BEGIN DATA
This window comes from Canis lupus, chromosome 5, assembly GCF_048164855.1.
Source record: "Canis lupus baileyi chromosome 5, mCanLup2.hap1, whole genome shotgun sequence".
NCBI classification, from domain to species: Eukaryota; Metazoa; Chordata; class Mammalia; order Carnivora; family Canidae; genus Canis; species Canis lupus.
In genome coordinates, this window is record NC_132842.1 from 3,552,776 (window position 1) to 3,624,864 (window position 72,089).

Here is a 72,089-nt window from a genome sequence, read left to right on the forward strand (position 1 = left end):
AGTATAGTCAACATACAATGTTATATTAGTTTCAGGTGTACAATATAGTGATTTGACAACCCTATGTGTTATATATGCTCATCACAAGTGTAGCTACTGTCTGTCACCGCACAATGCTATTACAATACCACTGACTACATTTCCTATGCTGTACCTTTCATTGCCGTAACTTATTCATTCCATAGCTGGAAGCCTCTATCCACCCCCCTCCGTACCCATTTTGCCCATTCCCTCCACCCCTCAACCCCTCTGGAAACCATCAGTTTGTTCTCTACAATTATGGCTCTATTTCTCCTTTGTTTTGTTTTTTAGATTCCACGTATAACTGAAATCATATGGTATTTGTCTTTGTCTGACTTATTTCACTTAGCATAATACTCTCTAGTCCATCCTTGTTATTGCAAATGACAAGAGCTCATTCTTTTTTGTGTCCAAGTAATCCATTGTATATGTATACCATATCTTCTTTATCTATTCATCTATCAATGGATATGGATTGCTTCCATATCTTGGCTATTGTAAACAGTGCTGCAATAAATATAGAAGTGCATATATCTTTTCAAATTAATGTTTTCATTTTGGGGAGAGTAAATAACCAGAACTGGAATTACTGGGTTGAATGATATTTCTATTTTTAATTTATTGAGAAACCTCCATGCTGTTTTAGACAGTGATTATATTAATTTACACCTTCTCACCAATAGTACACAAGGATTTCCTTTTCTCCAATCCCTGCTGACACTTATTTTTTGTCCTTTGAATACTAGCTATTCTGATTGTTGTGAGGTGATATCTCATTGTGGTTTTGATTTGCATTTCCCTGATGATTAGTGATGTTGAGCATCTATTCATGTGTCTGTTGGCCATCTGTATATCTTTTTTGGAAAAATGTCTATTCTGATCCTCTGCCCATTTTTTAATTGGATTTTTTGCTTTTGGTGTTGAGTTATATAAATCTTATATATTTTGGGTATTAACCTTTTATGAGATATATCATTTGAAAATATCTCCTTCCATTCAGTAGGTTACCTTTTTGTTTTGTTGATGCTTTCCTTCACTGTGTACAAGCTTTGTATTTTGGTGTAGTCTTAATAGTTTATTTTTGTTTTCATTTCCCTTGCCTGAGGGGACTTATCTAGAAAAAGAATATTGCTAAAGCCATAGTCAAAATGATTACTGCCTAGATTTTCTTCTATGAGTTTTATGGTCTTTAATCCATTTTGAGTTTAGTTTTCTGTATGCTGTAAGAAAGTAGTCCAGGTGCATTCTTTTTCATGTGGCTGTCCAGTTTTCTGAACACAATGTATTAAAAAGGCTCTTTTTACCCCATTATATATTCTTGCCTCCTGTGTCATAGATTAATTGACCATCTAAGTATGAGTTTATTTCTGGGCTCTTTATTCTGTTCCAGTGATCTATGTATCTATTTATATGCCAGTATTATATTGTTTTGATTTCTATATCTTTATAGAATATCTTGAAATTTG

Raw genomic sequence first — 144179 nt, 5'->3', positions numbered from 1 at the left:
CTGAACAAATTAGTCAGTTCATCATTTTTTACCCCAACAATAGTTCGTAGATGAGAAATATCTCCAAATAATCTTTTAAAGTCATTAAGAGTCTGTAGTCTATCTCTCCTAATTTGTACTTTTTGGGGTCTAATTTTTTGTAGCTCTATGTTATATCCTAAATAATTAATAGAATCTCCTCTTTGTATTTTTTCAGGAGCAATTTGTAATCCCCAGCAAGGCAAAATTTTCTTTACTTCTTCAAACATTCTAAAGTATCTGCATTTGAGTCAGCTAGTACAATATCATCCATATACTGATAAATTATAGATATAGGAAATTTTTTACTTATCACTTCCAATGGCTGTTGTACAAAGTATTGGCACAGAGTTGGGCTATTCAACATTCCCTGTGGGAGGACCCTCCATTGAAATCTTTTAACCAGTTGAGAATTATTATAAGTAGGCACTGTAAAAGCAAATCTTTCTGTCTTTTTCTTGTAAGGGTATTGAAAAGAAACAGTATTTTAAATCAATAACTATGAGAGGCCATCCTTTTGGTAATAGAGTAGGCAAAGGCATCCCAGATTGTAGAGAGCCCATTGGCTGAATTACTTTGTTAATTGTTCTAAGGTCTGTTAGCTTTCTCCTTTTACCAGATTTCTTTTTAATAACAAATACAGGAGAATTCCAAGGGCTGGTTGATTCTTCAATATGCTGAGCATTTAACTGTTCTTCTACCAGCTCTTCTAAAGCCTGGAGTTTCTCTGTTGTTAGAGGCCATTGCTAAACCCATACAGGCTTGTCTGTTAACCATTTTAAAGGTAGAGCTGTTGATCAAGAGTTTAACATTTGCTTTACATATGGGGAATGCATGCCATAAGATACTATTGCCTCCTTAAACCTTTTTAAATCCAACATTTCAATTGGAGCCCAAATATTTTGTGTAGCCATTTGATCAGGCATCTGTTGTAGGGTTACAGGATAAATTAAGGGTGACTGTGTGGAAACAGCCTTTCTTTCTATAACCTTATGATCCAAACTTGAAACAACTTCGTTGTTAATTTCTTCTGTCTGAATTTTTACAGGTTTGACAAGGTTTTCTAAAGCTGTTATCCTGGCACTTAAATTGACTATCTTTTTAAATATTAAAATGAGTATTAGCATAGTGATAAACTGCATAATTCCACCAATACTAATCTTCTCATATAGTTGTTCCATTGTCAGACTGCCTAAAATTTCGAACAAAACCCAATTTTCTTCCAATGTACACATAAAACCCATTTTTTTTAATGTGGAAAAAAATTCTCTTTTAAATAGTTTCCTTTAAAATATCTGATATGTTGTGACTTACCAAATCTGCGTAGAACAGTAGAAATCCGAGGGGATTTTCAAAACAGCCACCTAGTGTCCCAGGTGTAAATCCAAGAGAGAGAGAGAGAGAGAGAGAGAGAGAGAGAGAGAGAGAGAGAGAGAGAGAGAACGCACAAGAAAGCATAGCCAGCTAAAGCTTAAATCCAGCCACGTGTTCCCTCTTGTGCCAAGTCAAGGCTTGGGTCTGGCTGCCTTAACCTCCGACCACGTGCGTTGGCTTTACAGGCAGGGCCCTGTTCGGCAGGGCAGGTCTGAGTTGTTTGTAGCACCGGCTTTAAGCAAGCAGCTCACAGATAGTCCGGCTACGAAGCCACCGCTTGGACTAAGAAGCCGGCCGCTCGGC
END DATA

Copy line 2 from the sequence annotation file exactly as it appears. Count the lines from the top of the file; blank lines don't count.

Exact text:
Source record: "Canis lupus baileyi chromosome 5, mCanLup2.hap1, whole genome shotgun sequence".